Ladies and Gentlemen,

So I would like to confirm that Hungary has a government which stands by families, which supports families in making the commitment to have and raise children; we are employing every kind of measure in order to achieve this, and we shall continue to do so in the future. I do not now want to talk about the fact that there will be an election on 8 April, and there will only be a national government in Hungary for as long as there is a government such as ours; because if by chance other people enter office who represent something else – not the interest of the Hungarian people, and not the future of the Hungarian village – then of course other decisions could threaten us. On such a beautiful occasion as this, however, one should not think about such dire possibilities: one should only consider more attractive prospects. I also trust that on 8 April and the subsequent period we will see a continuation of the cooperation which has been created between the national government and Hungary’s small settlements and villages. I am sure that you’re aware that in Hungary today there is a development programme for cities which is called the Modern Cities Programme. This focuses on the development of cities. After the election – and, touch wood, we hope that the opportunity and the responsibility will be ours – we shall also launch the Modern Villages Programme. In this we aim to develop those settlements in Hungary in which there are people who believe in their own future, who want to preserve the future of their own villages, and who are therefore able to create a wide variety of plans and present them to the Government. So I hope that in the years ahead we can set about continuing this cooperation within the Modern Villages Programme.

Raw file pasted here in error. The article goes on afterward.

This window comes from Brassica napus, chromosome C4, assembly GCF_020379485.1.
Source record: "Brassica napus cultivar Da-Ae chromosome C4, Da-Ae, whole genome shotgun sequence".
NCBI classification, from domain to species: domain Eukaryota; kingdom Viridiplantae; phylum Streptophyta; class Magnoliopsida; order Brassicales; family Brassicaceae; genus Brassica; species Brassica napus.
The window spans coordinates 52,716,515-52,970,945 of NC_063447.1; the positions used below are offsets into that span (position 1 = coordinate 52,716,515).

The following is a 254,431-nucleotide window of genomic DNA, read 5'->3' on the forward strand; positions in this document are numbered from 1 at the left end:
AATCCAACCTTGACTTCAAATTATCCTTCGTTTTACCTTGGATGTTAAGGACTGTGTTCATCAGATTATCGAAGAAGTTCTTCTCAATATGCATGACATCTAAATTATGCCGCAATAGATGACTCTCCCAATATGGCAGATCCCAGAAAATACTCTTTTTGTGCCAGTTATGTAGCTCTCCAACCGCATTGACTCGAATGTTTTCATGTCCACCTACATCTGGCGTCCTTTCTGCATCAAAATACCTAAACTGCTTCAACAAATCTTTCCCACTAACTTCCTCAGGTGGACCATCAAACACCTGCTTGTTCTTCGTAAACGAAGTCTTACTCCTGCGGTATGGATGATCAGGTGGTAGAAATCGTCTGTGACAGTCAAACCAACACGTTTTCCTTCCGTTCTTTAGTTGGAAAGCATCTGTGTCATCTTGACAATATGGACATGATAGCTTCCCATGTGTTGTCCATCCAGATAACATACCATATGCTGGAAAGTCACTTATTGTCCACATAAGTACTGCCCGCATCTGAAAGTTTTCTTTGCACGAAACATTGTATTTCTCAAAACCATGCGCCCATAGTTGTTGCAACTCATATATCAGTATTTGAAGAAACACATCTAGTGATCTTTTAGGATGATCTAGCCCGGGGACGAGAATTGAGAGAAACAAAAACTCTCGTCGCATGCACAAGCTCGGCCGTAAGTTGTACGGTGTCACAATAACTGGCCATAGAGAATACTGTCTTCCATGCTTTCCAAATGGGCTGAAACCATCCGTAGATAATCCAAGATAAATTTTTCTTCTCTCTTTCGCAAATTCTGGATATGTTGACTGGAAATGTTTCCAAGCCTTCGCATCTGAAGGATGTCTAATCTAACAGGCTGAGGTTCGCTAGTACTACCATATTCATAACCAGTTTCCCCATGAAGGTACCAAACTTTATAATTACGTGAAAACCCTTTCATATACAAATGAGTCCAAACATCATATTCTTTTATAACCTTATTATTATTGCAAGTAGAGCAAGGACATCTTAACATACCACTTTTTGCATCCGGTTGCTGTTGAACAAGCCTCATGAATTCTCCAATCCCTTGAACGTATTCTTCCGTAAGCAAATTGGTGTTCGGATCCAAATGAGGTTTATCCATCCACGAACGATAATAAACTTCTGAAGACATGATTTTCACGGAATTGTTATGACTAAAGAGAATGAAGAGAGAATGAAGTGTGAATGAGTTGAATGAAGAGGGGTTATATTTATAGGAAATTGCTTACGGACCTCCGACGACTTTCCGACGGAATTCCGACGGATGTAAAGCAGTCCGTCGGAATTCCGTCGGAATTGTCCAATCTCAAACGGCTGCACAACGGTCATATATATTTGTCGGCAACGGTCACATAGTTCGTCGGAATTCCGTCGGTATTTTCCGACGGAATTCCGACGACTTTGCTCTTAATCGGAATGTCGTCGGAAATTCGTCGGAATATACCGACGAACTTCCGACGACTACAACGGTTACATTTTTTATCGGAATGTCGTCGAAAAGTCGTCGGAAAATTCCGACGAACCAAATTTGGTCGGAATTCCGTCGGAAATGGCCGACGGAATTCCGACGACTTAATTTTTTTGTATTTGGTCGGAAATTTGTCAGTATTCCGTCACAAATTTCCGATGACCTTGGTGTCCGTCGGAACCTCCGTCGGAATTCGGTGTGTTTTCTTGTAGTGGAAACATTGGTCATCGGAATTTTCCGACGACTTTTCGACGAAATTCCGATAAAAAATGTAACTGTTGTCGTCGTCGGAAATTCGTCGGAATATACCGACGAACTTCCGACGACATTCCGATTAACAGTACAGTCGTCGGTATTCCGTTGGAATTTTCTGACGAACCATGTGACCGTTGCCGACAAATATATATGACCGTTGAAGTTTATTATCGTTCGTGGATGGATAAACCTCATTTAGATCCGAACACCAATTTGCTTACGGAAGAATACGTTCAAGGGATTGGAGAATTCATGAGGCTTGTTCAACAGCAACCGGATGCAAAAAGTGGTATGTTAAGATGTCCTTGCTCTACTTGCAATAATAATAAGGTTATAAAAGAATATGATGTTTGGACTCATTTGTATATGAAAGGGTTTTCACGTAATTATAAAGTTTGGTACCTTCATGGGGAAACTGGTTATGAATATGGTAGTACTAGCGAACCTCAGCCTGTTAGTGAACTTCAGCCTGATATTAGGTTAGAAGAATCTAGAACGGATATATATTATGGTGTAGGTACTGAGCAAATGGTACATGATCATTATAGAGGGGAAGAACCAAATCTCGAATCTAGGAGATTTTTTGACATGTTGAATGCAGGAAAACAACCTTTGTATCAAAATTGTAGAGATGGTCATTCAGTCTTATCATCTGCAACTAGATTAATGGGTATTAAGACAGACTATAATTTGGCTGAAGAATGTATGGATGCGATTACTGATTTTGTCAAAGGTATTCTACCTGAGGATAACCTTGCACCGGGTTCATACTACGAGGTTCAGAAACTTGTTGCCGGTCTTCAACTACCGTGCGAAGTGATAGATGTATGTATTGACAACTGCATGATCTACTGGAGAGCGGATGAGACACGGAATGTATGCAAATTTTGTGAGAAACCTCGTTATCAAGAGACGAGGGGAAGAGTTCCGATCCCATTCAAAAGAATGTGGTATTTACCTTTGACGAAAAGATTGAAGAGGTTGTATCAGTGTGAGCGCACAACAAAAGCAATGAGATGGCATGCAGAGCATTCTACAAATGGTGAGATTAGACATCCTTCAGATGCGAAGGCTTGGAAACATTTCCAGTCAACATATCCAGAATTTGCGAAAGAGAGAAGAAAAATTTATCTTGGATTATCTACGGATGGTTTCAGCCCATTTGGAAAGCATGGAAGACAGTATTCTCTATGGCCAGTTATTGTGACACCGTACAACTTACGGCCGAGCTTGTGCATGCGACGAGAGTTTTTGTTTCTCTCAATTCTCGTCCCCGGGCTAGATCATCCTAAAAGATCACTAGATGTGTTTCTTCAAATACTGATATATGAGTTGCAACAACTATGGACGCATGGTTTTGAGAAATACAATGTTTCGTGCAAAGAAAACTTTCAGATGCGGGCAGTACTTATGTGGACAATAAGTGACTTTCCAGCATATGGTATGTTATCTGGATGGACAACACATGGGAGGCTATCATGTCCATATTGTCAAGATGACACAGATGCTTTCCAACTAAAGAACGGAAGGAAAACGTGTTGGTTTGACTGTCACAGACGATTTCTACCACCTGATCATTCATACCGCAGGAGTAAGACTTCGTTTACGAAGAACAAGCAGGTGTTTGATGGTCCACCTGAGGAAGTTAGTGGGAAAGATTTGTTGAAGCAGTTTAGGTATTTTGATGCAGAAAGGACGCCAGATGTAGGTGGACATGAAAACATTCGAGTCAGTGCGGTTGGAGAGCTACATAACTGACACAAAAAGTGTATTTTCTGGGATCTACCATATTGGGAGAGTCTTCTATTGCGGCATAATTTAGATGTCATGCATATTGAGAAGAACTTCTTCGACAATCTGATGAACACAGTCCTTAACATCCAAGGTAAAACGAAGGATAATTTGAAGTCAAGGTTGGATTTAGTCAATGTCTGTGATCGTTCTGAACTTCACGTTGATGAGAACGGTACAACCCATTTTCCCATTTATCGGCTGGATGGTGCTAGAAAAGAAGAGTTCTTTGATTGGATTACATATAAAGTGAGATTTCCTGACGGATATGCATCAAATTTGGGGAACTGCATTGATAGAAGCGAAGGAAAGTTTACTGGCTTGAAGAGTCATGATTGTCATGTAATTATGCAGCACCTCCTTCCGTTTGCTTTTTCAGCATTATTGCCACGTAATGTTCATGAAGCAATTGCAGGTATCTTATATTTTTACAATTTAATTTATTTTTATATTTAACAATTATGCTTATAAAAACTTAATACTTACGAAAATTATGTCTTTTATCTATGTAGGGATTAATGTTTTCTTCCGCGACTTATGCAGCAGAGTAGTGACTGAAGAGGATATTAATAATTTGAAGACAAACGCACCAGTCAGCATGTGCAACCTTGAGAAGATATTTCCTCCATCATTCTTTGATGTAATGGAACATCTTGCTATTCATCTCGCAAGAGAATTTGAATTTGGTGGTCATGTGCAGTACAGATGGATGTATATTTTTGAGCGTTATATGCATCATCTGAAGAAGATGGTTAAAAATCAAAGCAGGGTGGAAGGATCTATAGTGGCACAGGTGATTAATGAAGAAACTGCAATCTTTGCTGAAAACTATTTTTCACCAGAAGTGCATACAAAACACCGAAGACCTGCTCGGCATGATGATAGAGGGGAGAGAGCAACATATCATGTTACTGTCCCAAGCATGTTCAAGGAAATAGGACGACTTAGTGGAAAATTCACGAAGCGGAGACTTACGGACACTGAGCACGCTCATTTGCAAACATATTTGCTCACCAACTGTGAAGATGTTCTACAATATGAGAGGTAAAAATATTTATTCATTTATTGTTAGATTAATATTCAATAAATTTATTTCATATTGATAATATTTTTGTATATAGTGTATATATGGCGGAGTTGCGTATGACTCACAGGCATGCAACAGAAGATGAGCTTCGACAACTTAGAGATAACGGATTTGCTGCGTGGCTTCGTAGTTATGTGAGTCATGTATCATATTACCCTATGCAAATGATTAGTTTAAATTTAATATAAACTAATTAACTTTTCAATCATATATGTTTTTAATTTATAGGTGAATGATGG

I would like to thank the Mayor for allowing me to the microphone. Thank you very much for the opportunity to speak to you for a few minutes today. If you will allow me, I shall leave now, because I’m setting off for Brussels, where – today, tomorrow and the day after tomorrow – I will have to continue not my campaign tour, but the battle. I am grateful for the opportunity to be here, and I wish all the people of Bakonysárkány much strength and good health.

Go for it Hungary, go for it Hungarians!